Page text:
Both dances were performed by professionals.  Both featured amazing extension, technique, and tricks. So who’s the winner? 

No one—and that’s the beauty of dance as an art form and not a sport. Both dances are saying different things: the first seems to say that their moves are too hot for the rest of us, whereas the second revels the delicious yet draining heat.  If dance were a sport, once would have to be deemed “better” than the other.

Dance is a form of expression.  It is a universal language that can be found in every culture.  It is a way around the rules of language, borders, class.  For every social or political line that exists, there is a dancer toeing their way around it.

Why would we give up that freedom for a trophy cabinet?

Bonus question!  Which version of “Too Darn Hot” did you like best?  I personally love the fun surprises and comedy (particularly the trio around 7:15) of the UK Kiss Me Kate cast, but I’m also a musical theater nerd, so I’m  predisposed.  Speak up in the comments, or on our Facebook and Twitter pages!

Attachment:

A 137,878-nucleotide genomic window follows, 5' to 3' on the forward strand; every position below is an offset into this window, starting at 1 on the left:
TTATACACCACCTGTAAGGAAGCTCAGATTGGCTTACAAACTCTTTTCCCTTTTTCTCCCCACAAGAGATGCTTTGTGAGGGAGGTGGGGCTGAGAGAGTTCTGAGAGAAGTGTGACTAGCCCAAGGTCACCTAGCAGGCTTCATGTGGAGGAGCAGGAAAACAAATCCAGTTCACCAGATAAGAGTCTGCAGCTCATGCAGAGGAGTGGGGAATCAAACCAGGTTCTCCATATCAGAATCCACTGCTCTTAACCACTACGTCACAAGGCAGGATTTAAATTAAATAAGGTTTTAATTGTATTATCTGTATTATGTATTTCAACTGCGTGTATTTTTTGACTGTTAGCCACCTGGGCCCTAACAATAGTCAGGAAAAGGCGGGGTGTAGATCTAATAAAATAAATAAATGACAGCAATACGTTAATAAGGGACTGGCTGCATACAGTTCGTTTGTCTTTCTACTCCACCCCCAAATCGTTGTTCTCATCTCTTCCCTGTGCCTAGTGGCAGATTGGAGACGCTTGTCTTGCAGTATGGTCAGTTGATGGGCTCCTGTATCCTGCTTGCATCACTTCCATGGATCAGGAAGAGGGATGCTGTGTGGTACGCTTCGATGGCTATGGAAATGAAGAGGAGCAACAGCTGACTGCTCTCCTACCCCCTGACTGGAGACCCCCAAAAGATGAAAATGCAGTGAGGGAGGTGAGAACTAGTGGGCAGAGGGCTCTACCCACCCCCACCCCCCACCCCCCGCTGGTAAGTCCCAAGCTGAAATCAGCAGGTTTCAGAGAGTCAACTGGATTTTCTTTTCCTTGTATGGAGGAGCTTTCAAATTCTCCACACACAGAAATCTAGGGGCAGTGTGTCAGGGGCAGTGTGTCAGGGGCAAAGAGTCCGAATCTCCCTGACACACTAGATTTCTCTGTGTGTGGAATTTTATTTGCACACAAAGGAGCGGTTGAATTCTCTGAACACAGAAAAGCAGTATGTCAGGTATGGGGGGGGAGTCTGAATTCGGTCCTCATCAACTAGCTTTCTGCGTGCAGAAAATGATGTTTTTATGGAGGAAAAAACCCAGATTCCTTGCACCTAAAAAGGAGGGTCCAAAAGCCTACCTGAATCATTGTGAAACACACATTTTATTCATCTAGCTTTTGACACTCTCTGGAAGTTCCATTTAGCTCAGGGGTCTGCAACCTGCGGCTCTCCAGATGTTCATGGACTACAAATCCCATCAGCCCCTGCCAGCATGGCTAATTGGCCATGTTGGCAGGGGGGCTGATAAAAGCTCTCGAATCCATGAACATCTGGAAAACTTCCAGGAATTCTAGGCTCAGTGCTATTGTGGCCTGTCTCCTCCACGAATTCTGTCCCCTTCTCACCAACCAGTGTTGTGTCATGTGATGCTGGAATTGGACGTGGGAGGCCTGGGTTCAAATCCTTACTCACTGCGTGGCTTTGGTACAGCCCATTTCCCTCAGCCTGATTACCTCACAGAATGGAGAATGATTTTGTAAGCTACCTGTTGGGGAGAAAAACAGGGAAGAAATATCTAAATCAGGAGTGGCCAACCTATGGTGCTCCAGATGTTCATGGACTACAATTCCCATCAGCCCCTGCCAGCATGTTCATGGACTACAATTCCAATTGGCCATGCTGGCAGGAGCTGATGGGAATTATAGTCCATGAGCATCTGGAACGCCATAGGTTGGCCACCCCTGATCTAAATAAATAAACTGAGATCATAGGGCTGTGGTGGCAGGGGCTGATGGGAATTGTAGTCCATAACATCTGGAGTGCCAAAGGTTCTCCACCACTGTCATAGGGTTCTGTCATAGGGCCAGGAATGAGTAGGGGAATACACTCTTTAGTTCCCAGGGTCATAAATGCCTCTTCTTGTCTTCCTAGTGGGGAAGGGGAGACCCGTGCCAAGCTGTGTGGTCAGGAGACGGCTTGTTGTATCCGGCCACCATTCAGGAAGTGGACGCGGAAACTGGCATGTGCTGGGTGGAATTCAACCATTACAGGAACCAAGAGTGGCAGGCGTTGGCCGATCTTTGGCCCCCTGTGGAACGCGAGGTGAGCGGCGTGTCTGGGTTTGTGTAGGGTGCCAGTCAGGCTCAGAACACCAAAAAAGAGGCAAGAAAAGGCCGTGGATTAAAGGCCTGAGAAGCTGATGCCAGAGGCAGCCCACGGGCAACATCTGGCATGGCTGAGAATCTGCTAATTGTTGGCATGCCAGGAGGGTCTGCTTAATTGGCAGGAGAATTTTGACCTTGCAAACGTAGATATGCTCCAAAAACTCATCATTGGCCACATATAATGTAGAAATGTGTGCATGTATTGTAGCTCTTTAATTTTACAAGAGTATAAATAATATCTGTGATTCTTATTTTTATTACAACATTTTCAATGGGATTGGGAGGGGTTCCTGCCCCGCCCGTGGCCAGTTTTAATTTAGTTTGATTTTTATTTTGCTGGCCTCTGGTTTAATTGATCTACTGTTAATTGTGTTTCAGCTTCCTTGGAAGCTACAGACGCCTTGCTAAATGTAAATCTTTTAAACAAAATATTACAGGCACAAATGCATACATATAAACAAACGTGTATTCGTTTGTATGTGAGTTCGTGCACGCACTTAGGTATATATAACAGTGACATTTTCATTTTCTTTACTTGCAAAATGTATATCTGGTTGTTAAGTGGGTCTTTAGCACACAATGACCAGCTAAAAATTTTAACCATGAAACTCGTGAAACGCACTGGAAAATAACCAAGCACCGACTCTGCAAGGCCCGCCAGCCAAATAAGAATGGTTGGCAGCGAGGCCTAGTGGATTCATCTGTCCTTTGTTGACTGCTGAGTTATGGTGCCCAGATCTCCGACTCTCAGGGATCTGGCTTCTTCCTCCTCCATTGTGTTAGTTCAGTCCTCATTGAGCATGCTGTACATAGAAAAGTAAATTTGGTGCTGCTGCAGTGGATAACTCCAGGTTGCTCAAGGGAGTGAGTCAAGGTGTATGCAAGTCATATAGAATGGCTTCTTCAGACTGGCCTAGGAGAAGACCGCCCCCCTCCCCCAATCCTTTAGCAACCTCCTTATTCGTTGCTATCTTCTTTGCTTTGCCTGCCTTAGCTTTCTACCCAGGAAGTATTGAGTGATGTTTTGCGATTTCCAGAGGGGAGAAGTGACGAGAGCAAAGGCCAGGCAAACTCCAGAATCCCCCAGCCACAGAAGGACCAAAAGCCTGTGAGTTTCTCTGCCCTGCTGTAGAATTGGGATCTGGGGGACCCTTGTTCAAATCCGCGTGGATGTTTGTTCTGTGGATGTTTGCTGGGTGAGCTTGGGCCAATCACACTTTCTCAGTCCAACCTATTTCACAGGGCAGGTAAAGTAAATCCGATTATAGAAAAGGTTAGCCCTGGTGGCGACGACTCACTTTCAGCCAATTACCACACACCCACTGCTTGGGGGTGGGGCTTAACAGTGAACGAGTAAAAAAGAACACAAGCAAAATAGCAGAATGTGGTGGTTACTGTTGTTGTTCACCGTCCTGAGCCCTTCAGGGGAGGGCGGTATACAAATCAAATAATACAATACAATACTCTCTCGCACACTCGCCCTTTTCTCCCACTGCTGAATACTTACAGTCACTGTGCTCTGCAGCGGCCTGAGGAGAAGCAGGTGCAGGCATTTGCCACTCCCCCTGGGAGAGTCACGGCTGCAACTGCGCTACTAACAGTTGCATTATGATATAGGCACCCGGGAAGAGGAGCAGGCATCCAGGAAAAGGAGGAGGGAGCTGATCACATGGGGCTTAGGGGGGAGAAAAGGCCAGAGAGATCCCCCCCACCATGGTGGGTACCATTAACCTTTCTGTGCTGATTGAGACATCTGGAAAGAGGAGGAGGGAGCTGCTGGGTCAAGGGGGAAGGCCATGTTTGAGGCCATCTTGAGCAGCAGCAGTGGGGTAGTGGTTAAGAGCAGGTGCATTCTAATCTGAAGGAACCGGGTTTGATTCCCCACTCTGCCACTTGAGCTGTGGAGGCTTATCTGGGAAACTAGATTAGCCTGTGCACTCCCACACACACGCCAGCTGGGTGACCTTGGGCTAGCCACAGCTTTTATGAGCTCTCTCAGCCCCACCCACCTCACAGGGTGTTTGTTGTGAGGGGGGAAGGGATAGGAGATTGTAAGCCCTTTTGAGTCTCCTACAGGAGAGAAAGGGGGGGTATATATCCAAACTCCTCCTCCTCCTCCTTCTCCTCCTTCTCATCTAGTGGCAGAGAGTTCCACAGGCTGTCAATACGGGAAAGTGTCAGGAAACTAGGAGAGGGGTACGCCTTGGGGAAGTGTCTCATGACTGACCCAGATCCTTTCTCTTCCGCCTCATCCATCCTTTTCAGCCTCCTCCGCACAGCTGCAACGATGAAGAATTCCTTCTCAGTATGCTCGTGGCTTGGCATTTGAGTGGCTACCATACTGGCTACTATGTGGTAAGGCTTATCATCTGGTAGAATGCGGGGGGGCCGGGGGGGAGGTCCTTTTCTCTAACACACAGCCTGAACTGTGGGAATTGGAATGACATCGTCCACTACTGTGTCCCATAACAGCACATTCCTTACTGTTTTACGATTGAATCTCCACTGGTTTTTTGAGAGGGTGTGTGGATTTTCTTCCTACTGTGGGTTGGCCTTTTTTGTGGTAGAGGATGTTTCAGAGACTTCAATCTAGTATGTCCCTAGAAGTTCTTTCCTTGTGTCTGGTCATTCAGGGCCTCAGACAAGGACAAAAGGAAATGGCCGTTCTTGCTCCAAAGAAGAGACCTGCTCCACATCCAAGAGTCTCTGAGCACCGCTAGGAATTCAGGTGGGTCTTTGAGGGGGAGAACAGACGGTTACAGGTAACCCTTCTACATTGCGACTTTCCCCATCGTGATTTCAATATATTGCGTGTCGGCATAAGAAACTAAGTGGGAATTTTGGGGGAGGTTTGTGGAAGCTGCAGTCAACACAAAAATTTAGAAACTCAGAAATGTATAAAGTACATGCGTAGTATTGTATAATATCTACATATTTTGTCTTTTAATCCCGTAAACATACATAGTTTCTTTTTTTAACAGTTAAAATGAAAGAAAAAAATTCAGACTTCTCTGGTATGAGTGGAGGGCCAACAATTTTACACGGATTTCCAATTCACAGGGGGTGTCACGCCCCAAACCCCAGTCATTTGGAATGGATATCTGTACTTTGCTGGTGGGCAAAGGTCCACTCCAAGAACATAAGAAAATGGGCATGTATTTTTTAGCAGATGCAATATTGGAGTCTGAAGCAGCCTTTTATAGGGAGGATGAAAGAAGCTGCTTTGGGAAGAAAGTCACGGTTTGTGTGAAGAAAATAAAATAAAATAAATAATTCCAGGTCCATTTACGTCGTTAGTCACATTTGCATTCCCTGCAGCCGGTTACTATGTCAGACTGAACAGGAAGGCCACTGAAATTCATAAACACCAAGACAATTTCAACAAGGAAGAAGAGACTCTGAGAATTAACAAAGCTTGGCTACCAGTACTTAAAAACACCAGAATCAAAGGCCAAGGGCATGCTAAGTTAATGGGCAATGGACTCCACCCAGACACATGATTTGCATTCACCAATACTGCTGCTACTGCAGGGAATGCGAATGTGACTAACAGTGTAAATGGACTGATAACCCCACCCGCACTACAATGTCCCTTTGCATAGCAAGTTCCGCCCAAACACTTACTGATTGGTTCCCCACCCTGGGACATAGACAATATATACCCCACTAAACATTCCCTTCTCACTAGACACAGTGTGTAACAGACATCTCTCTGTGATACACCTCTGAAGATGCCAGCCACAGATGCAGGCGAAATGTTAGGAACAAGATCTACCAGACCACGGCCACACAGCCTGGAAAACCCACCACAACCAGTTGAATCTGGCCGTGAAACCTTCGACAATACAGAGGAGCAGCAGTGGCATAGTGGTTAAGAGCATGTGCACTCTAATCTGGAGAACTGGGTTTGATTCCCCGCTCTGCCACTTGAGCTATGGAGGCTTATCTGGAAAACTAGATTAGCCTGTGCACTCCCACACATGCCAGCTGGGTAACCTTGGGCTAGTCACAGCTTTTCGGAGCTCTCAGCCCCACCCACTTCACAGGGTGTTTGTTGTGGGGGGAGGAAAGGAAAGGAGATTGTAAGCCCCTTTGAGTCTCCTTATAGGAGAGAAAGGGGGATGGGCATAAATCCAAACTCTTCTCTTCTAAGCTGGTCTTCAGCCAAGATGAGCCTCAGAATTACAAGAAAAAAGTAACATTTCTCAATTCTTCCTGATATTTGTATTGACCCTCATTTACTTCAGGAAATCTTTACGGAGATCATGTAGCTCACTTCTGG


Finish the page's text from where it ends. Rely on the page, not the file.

Football vs Ballet

Misty vs FootballI came into this article expecting to find irrefutable proof that dancers easily outdistance their competition.  I remember back in high school when a football player challenged a girl who took spent about four hours dancing after school each day to a push up contest—and she beat the pants off of him.  I thought that when I wrote up the details of football vs ballet, the winner would be clear.

The results surprised me.

I won’t say that I’m completely biased against football—but I will admit that I may be just a bit jealous because football players get paid millions of dollars more than their dancing counterparts, or because most people in the US have at least one favorite football team, but couldn’t care less about their local dance company.

It wasn’t that football players were far above dancers in the stats–but it was how similar the two disciplines were. The more I researched, the more surprised I was to see similar correlations between reasons for injuries, longevity in the profession, and hours of practice though really, I shouldn’t have been–they’re both athletic activities that depend on perfect physical execution).  This table below is just the tip of the iceberg of what I uncovered: